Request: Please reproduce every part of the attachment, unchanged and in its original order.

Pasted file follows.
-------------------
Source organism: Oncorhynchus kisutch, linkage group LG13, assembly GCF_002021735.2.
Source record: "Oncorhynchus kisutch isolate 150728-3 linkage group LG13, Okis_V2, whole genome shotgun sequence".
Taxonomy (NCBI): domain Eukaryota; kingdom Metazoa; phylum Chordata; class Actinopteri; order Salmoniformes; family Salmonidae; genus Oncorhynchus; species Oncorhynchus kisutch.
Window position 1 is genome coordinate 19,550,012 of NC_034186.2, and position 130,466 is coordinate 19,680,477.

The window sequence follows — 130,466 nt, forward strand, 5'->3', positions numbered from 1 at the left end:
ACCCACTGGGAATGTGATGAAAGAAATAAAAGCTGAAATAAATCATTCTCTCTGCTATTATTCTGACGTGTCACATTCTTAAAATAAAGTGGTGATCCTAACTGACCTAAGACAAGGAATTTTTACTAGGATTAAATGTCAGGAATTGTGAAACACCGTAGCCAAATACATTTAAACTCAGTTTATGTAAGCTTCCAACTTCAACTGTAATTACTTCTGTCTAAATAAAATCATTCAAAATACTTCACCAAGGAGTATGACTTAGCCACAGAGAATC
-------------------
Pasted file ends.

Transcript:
Source organism: Oncorhynchus kisutch, linkage group LG13, assembly GCF_002021735.2.
Source record: "Oncorhynchus kisutch isolate 150728-3 linkage group LG13, Okis_V2, whole genome shotgun sequence".
Taxonomy (NCBI): domain Eukaryota; kingdom Metazoa; phylum Chordata; class Actinopteri; order Salmoniformes; family Salmonidae; genus Oncorhynchus; species Oncorhynchus kisutch.
Window position 1 is genome coordinate 19,550,012 of NC_034186.2, and position 130,466 is coordinate 19,680,477.

The window sequence follows — 130,466 nt, forward strand, 5'->3', positions numbered from 1 at the left end:
ACCCACTGGGAATGTGATGAAAGAAATAAAAGCTGAAATAAATCATTCTCTCTGCTATTATTCTGACGTGTCACATTCTTAAAATAAAGTGGTGATCCTAACTGACCTAAGACAAGGAATTTTTACTAGGATTAAATGTCAGGAATTGTGAAACACCGTAGCCAAATACATTTAAACTCAGTTTATGTAAGCTTCCAACTTCAACTGTAATTACTTCTGTCTAAATAAAATCATTCAAAATACTTCACCAAGGAGTATGACTTAGCCACAGAGAATC